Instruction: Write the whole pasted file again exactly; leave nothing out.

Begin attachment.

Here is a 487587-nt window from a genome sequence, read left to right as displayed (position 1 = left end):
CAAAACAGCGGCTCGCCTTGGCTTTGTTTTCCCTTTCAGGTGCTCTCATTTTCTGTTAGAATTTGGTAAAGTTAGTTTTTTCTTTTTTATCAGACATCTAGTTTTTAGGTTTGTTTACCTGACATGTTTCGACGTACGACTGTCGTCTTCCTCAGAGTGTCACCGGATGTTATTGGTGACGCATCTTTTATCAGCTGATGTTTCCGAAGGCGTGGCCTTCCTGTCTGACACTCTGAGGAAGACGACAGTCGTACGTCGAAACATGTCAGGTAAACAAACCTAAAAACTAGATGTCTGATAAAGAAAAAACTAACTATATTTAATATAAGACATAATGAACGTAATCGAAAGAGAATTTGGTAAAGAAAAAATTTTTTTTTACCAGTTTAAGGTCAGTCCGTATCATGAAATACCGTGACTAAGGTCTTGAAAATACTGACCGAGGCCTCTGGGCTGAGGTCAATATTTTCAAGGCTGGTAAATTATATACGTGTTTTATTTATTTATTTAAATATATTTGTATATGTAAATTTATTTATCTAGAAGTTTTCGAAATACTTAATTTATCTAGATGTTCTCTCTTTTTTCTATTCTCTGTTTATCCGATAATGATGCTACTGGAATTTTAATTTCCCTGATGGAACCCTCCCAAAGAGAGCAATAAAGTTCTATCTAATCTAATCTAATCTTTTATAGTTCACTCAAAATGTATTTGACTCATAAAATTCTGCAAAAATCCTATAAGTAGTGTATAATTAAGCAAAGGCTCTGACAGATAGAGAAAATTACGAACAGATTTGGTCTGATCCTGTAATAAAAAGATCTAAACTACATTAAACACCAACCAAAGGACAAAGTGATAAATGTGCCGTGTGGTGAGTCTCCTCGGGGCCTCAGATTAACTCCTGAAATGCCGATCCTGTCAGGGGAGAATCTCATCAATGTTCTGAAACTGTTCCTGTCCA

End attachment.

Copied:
Here is a 487587-nt window from a genome sequence, read left to right as displayed (position 1 = left end):
CAAAACAGCGGCTCGCCTTGGCTTTGTTTTCCCTTTCAGGTGCTCTCATTTTCTGTTAGAATTTGGTAAAGTTAGTTTTTTCTTTTTTATCAGACATCTAGTTTTTAGGTTTGTTTACCTGACATGTTTCGACGTACGACTGTCGTCTTCCTCAGAGTGTCACCGGATGTTATTGGTGACGCATCTTTTATCAGCTGATGTTTCCGAAGGCGTGGCCTTCCTGTCTGACACTCTGAGGAAGACGACAGTCGTACGTCGAAACATGTCAGGTAAACAAACCTAAAAACTAGATGTCTGATAAAGAAAAAACTAACTATATTTAATATAAGACATAATGAACGTAATCGAAAGAGAATTTGGTAAAGAAAAAATTTTTTTTTACCAGTTTAAGGTCAGTCCGTATCATGAAATACCGTGACTAAGGTCTTGAAAATACTGACCGAGGCCTCTGGGCTGAGGTCAATATTTTCAAGGCTGGTAAATTATATACGTGTTTTATTTATTTATTTAAATATATTTGTATATGTAAATTTATTTATCTAGAAGTTTTCGAAATACTTAATTTATCTAGATGTTCTCTCTTTTTTCTATTCTCTGTTTATCCGATAATGATGCTACTGGAATTTTAATTTCCCTGATGGAACCCTCCCAAAGAGAGCAATAAAGTTCTATCTAATCTAATCTAATCTTTTATAGTTCACTCAAAATGTATTTGACTCATAAAATTCTGCAAAAATCCTATAAGTAGTGTATAATTAAGCAAAGGCTCTGACAGATAGAGAAAATTACGAACAGATTTGGTCTGATCCTGTAATAAAAAGATCTAAACTACATTAAACACCAACCAAAGGACAAAGTGATAAATGTGCCGTGTGGTGAGTCTCCTCGGGGCCTCAGATTAACTCCTGAAATGCCGATCCTGTCAGGGGAGAATCTCATCAATGTTCTGAAACTGTTCCTGTCCA